Editorial: Welcome to NW Colorado | CraigDailyPress.com

Editorial: Welcome to NW Colorado

The Colorado Welcome Center at Dinosaur was again thrust into the news after a meeting last week between the Colorado Tourism Office, area business leaders and individuals interested in and working in the tourism industry.

Though the meeting covered a variety of topics — including how the state tourism office can better serve the area and how best to increase tourism in the county — the crux of the gathering involved the embattled Welcome Center at Dinosaur, which the CTO — faced with flat budget numbers — is considering defunding.

On the surface, this proposal seems both sensible and pragmatic.

Of the state's 10 welcome centers, the Dinosaur facility carries the highest per-person cost due to its lower traffic numbers, therefore, it seemingly makes fiscal sense to gradually reduce funding for such centers and use the surplus funds to address other tourism needs.

As we acknowledged, on the surface, this proposal seems both pragmatic and fiscally sound. A deeper look, however, suggests it is shortsighted and counterproductive.

Assuming the Welcome Center at Dinosaur loses state funding, there are two possibilities: First, Moffat County takes over funding the facility in an arrangement similar to the local funding formula that bankrolls the Welcome Center at Alamosa, or second, the center is relocated to a higher-traffic area.

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The problem with the first possiblity is that we can't afford it. Self-funding of welcome centers might be a viable — and even desirable — option in wealthier regions of the state, but here in Moffat County — where the budget is already stretched so thin that the Museum of Northwest Colorado and Moffat County Libraries are on the potential chopping block — how can we possibly be expected to fund anything else, particularly an entity that bears the state's name and conducts visitors not only to Moffat County attractions, but also to attractions throughout Colorado?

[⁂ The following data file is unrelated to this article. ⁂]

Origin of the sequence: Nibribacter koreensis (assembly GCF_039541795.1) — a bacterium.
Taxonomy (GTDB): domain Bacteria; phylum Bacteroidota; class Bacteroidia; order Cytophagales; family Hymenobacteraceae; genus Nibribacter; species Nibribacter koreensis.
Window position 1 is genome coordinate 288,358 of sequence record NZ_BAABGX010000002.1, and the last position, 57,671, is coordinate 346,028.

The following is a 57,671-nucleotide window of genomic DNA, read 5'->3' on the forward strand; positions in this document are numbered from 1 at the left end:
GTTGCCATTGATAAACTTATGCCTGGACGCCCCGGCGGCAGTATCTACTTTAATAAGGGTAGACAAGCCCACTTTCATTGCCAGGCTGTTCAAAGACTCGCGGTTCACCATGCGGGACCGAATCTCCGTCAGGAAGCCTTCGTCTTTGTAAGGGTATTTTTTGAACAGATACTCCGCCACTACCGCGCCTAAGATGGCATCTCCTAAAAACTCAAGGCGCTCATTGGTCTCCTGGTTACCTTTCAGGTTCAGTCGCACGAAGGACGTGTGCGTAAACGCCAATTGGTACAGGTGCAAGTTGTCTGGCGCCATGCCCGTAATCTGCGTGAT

Moreover, Moffat County already contributes significantly to the continued operation of the Colorado Welcome Center at Dinosaur. The center has only three paid staff members, and none are considered full-time, year-round employees. Furthermore, Moffat County already contributes significant in-kind labor to maintain the center's grounds and parking lot, and the bulk of the staffing duties are handled by volunteers.

These facts in mind, we submit that Moffat County — despite its budgetary challenges — is already paying its share to keep the center open in Dinosaur.

As to the second possiblity — relocating the welcome center to some other town, where it would ostensibly see greater traffic numbers — we echo Moffat County Commissioner Ray Beck, who wondered during the CTO meeting where the best place for the welcome center might be, if not Dinosaur.

Beck's questions answers itself; the welcome center is already located in the best possible place: Dinosaur, Colorado. In addition to boasting a world-class tourist attraction in Dinosaur National Monument, the town of Dinosaur also serves as a kind of pivot-point for visitors entering the state from its northwestern corner. If we relocate the center to any other possible location, we risk missing visitors who enter the state, then turn either north or south.

The CTO budget is approximately $20 million per year. Operating the Welcome Center at Dinosaur costs about $71,000 per year — 0.35 percent of the overall budget. That works out to less than four cents of every dollar spent.

In our view — and when one considers that the Welcome Center at Dinosaur promotes tourist attractions throughout the state — this a small investment for a big return.

Following the CTO meeting, the Club 20 Tourism and Outdoor Recreation Committee expressed a similar view in its unanimous approval of a resolution encouraging the CTO Board of Directors to fully fund operations at the Welcome Center at Dinosaur.

As noted in the beginning, part of the CTO's purpose in calling the recent meeting was to brainstorm ways the office can better serve our area. One way of doing that is to ensure the welcome center stays where it belongs — in Dinosaur.

Editorial Board

Renee Campbell, publisher

Jim Patterson, editor

Sheli Steele, advertising director

Tom Kleinschnitz, community representative

Contact the Editorial Board at editor@CraigDailyPress.com.